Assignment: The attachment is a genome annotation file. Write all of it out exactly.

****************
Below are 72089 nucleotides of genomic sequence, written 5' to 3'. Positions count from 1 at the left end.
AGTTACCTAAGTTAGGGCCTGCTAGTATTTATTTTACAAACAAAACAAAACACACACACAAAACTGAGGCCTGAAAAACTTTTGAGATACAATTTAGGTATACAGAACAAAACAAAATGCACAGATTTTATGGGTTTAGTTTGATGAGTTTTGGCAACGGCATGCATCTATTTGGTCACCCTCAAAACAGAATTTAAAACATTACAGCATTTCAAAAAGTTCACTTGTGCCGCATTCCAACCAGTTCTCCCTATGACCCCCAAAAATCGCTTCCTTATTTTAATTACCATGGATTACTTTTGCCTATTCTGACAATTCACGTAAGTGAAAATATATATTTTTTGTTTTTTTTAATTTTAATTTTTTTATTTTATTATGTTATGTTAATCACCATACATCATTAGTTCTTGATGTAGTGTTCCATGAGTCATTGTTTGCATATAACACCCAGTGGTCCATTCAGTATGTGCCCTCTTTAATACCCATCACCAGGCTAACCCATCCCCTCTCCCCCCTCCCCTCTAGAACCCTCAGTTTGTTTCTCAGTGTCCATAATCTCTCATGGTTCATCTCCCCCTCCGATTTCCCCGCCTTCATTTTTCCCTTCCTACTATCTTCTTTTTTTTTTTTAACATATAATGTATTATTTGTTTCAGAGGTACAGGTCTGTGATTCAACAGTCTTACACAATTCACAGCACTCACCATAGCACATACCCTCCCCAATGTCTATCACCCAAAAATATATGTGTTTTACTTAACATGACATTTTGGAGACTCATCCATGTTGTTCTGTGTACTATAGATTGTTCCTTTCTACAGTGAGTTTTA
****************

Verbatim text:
Below are 72089 nucleotides of genomic sequence, written 5' to 3'. Positions count from 1 at the left end.
AGTTACCTAAGTTAGGGCCTGCTAGTATTTATTTTACAAACAAAACAAAACACACACACAAAACTGAGGCCTGAAAAACTTTTGAGATACAATTTAGGTATACAGAACAAAACAAAATGCACAGATTTTATGGGTTTAGTTTGATGAGTTTTGGCAACGGCATGCATCTATTTGGTCACCCTCAAAACAGAATTTAAAACATTACAGCATTTCAAAAAGTTCACTTGTGCCGCATTCCAACCAGTTCTCCCTATGACCCCCAAAAATCGCTTCCTTATTTTAATTACCATGGATTACTTTTGCCTATTCTGACAATTCACGTAAGTGAAAATATATATTTTTTGTTTTTTTTAATTTTAATTTTTTTATTTTATTATGTTATGTTAATCACCATACATCATTAGTTCTTGATGTAGTGTTCCATGAGTCATTGTTTGCATATAACACCCAGTGGTCCATTCAGTATGTGCCCTCTTTAATACCCATCACCAGGCTAACCCATCCCCTCTCCCCCCTCCCCTCTAGAACCCTCAGTTTGTTTCTCAGTGTCCATAATCTCTCATGGTTCATCTCCCCCTCCGATTTCCCCGCCTTCATTTTTCCCTTCCTACTATCTTCTTTTTTTTTTTTAACATATAATGTATTATTTGTTTCAGAGGTACAGGTCTGTGATTCAACAGTCTTACACAATTCACAGCACTCACCATAGCACATACCCTCCCCAATGTCTATCACCCAAAAATATATGTGTTTTACTTAACATGACATTTTGGAGACTCATCCATGTTGTTCTGTGTACTATAGATTGTTCCTTTCTACAGTGAGTTTTA